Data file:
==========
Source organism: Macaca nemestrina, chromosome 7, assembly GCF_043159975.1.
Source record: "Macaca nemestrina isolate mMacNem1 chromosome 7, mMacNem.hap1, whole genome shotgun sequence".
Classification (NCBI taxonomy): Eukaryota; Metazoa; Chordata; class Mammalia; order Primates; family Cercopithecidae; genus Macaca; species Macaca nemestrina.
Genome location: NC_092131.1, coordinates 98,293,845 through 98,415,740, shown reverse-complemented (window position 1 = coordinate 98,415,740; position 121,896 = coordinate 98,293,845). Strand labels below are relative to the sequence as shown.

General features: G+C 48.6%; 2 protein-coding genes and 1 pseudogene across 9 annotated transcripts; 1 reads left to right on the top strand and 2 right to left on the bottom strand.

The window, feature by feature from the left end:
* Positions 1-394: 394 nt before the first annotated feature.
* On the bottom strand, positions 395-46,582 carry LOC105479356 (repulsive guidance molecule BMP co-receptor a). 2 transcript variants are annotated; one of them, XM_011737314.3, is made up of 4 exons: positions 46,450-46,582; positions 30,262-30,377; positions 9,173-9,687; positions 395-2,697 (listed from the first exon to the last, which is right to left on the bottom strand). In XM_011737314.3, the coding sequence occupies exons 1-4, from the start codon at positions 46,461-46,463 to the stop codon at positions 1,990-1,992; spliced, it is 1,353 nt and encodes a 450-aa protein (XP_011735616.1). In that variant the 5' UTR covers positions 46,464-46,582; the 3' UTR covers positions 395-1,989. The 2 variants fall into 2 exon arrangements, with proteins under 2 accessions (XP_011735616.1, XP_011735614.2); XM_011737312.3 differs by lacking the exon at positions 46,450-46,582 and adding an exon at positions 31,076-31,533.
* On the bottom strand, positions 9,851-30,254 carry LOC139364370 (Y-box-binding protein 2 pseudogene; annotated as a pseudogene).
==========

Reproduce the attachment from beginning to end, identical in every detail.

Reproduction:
Source organism: Macaca nemestrina, chromosome 7, assembly GCF_043159975.1.
Source record: "Macaca nemestrina isolate mMacNem1 chromosome 7, mMacNem.hap1, whole genome shotgun sequence".
Classification (NCBI taxonomy): Eukaryota; Metazoa; Chordata; class Mammalia; order Primates; family Cercopithecidae; genus Macaca; species Macaca nemestrina.
Genome location: NC_092131.1, coordinates 98,293,845 through 98,415,740, shown reverse-complemented (window position 1 = coordinate 98,415,740; position 121,896 = coordinate 98,293,845). Strand labels below are relative to the sequence as shown.

General features: G+C 48.6%; 2 protein-coding genes and 1 pseudogene across 9 annotated transcripts; 1 reads left to right on the top strand and 2 right to left on the bottom strand.

The window, feature by feature from the left end:
* Positions 1-394: 394 nt before the first annotated feature.
* On the bottom strand, positions 395-46,582 carry LOC105479356 (repulsive guidance molecule BMP co-receptor a). 2 transcript variants are annotated; one of them, XM_011737314.3, is made up of 4 exons: positions 46,450-46,582; positions 30,262-30,377; positions 9,173-9,687; positions 395-2,697 (listed from the first exon to the last, which is right to left on the bottom strand). In XM_011737314.3, the coding sequence occupies exons 1-4, from the start codon at positions 46,461-46,463 to the stop codon at positions 1,990-1,992; spliced, it is 1,353 nt and encodes a 450-aa protein (XP_011735616.1). In that variant the 5' UTR covers positions 46,464-46,582; the 3' UTR covers positions 395-1,989. The 2 variants fall into 2 exon arrangements, with proteins under 2 accessions (XP_011735616.1, XP_011735614.2); XM_011737312.3 differs by lacking the exon at positions 46,450-46,582 and adding an exon at positions 31,076-31,533.
* On the bottom strand, positions 9,851-30,254 carry LOC139364370 (Y-box-binding protein 2 pseudogene; annotated as a pseudogene).